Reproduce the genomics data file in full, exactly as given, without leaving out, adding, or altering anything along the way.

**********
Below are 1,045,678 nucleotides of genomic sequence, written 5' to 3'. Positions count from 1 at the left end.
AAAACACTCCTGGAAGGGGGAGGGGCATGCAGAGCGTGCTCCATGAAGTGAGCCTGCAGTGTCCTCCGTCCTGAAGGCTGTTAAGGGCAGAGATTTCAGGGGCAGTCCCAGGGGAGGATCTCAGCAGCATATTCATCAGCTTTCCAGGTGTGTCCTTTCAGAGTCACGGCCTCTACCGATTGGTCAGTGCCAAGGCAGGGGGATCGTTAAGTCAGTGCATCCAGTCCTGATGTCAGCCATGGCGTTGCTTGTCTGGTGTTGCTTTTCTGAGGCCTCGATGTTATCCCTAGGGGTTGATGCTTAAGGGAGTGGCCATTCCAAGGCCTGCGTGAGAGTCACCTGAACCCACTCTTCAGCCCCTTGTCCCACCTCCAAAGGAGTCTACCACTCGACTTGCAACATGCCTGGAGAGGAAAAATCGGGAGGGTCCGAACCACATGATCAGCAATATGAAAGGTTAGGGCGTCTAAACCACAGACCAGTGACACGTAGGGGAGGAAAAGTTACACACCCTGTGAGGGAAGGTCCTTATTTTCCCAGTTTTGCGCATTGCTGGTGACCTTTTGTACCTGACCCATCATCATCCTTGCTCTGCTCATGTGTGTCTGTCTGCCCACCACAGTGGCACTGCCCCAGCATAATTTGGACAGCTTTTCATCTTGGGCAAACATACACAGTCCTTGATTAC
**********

Below are 1,045,678 nucleotides of genomic sequence, written 5' to 3'. Positions count from 1 at the left end.
AAAACACTCCTGGAAGGGGGAGGGGCATGCAGAGCGTGCTCCATGAAGTGAGCCTGCAGTGTCCTCCGTCCTGAAGGCTGTTAAGGGCAGAGATTTCAGGGGCAGTCCCAGGGGAGGATCTCAGCAGCATATTCATCAGCTTTCCAGGTGTGTCCTTTCAGAGTCACGGCCTCTACCGATTGGTCAGTGCCAAGGCAGGGGGATCGTTAAGTCAGTGCATCCAGTCCTGATGTCAGCCATGGCGTTGCTTGTCTGGTGTTGCTTTTCTGAGGCCTCGATGTTATCCCTAGGGGTTGATGCTTAAGGGAGTGGCCATTCCAAGGCCTGCGTGAGAGTCACCTGAACCCACTCTTCAGCCCCTTGTCCCACCTCCAAAGGAGTCTACCACTCGACTTGCAACATGCCTGGAGAGGAAAAATCGGGAGGGTCCGAACCACATGATCAGCAATATGAAAGGTTAGGGCGTCTAAACCACAGACCAGTGACACGTAGGGGAGGAAAAGTTACACACCCTGTGAGGGAAGGTCCTTATTTTCCCAGTTTTGCGCATTGCTGGTGACCTTTTGTACCTGACCCATCATCATCCTTGCTCTGCTCATGTGTGTCTGTCTGCCCACCACAGTGGCACTGCCCCAGCATAATTTGGACAGCTTTTCATCTTGGGCAAACATACACAGTCCTTGATTAC